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The Expansionist
Friday, August 29, 2014
 
Blindness on the 'Militarization' of Policing
There have been widespread objections raised to the acquisition by local police forces, of 'surplus' military equipment. Here in NJ, the Bergen County sheriff has been harshly criticized for expressing the desire to take delivery of "two mine-resistant, ambush-protected vehicles, known as MRAPs, which he said have saved officers’ lives in other states." Question: how are such vehicles "surplus"? Does the military no longer need such vehicles abroad? Do they not work for their intended purpose on the battlefield?
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Elsewhere in the news, alarms have been raised about the danger to the United States of U.S. citizens (and other people who have the legal right to enter the U.S.) going abroad to areas controlled by ISIS, al-Qaeda, the Taliban, and other terrorist organizations, where they are trained and motivated to create havoc within our borders upon return.
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Why hasn't anyone in media put those two things together, to see that the Federal Government wants to see localities provided with appropriately mighty defensive equipment to empower them to cope with domestic terrorism?
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Is it physical distance, ISIS (or ISIL) to the U.S. heartland, some 6,000 miles, that causes people not to put these two things together? Is it an unwillingness to think about unpleasant things? Or is it something as banal and dopy as abysmal stupidity?
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Not every community in the United States is within quick reach of a military base. A quick search of the Internet astonishingly failed to reveal how many military bases in the Nation have been closed in recent decades. You'd think that "how many military bases in u.s. in 1960" and then a followup "... in 2014" would allow you to do a quick calculation to see how many bases have been closed, but the search for 1960 data (and similar searches) that I conducted in Google and Bing did not produce simple gross numbers, but only lists of bases that I was not about to slog thru. Suffice it to say that there must be HUNDREDS of bases that have closed since I was in high school (1958-1962), including major installations like Fort Monmouth, less than 10 miles from my home at the time. We spend a great deal more on the military now than then, and have more people in the armed forces, but fewer places from which military force might deploy quickly to any given place in the Nation.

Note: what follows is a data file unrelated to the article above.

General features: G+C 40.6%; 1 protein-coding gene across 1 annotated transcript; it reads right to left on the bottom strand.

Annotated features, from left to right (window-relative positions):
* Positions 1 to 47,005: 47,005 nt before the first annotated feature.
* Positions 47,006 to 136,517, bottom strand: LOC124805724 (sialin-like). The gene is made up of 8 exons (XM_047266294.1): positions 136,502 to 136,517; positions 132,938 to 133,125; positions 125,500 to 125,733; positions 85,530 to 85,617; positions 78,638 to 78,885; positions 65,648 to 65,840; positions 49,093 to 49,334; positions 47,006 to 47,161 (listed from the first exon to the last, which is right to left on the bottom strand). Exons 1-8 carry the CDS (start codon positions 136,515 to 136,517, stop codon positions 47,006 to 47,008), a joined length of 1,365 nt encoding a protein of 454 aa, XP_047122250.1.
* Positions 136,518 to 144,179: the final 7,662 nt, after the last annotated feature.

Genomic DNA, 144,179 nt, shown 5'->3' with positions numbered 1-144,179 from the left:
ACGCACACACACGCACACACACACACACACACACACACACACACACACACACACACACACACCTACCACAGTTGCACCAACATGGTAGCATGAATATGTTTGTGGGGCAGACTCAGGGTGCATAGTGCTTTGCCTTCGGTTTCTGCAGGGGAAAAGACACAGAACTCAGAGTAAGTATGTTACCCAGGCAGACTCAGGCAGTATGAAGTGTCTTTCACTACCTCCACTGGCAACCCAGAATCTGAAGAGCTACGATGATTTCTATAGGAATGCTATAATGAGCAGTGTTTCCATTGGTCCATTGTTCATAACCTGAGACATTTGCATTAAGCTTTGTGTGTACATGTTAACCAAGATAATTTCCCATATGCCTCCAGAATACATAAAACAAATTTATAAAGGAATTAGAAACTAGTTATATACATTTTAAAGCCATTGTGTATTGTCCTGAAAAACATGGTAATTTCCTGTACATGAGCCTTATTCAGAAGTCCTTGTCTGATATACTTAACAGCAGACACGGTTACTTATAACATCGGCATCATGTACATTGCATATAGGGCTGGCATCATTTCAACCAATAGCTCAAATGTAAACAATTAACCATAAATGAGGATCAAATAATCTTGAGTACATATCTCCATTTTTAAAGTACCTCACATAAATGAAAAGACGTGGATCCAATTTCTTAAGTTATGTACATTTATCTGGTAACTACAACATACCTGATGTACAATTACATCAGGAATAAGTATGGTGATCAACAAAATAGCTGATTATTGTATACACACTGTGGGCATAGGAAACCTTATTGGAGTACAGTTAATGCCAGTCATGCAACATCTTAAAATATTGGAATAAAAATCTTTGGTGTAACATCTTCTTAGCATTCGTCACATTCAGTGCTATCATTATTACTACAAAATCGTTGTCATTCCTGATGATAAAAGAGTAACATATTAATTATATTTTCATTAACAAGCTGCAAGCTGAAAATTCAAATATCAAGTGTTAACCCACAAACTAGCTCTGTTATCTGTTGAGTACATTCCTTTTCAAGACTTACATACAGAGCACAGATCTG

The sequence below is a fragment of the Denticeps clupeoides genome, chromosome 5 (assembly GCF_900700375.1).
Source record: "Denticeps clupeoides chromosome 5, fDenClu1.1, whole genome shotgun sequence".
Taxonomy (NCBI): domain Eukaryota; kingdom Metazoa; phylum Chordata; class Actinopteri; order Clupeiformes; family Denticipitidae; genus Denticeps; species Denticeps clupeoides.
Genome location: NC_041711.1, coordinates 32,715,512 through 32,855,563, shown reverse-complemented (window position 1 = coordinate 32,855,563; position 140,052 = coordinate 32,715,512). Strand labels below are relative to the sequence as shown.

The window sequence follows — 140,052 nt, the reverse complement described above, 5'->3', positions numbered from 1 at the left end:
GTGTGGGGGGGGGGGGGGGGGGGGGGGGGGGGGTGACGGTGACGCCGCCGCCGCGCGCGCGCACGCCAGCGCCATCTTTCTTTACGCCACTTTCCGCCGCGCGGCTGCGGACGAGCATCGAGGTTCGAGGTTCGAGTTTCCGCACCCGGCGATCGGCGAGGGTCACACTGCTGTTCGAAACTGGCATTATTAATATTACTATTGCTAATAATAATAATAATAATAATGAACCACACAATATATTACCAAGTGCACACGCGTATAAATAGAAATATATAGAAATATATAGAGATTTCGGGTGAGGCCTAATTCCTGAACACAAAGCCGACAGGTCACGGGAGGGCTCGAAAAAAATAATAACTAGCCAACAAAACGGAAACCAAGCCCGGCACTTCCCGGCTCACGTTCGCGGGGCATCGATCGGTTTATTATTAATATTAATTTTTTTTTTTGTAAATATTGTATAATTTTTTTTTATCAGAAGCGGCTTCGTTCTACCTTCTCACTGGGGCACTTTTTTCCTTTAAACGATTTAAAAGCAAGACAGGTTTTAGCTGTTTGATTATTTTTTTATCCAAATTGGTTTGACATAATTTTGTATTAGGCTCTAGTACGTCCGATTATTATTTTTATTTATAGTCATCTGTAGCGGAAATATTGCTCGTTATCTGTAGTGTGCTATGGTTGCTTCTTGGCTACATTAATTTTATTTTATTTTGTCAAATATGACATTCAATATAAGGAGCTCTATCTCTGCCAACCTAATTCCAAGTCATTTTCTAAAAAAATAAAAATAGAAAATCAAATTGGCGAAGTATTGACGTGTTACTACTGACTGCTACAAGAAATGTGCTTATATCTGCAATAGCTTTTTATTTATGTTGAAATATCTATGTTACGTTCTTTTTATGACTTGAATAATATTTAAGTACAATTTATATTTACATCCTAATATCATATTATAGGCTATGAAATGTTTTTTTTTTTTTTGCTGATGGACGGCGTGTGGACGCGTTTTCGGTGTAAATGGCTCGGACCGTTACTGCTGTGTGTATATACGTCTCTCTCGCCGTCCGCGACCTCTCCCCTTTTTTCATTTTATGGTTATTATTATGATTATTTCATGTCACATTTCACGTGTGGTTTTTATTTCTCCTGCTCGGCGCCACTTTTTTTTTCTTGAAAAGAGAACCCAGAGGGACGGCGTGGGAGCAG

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Thus it is important that the (inadequate) replacement for the military in case of a terrorist emergency, local police, county sheriffs, state police, and each state's National Guard's hyperlocal depots, be equipped to deal with what everyone understands to be a powerful desire on the part of (mainly Radical Islamist organizations) to inflict mass death and disruption inside the United States. Now do you see why the 'militarization of policing' is NOT the 'threat to civil liberties and our way of life' that some paranoid people have characterized it as being?
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In an age of individual terrorists trained abroad and not intercepted on their return to the United States, conventional military force is useless. But military EQUIPMENT in the hands of local authorities and first-responders well trained to use it prudently may well prove crucial.
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I'm not naive, and have been subjected to police excess myself on a couple of occasions. But if the question is posed, whom do I trust more with my safety, Jhokar* Tsarnaev and his ilk, or the Newark Police Department, Essex County Sheriff, and New Jersey State Police, I have no hesitation in answering the latter, without equivocation.
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* Typically, media have largely opted for the more absurd spelling "Dzhokar" over the less absurd spelling "Jhokar". Actually, "Jokar" should do. But this country rushes to embrace bad spellings. The more bizarre the spelling, the more the media like it.



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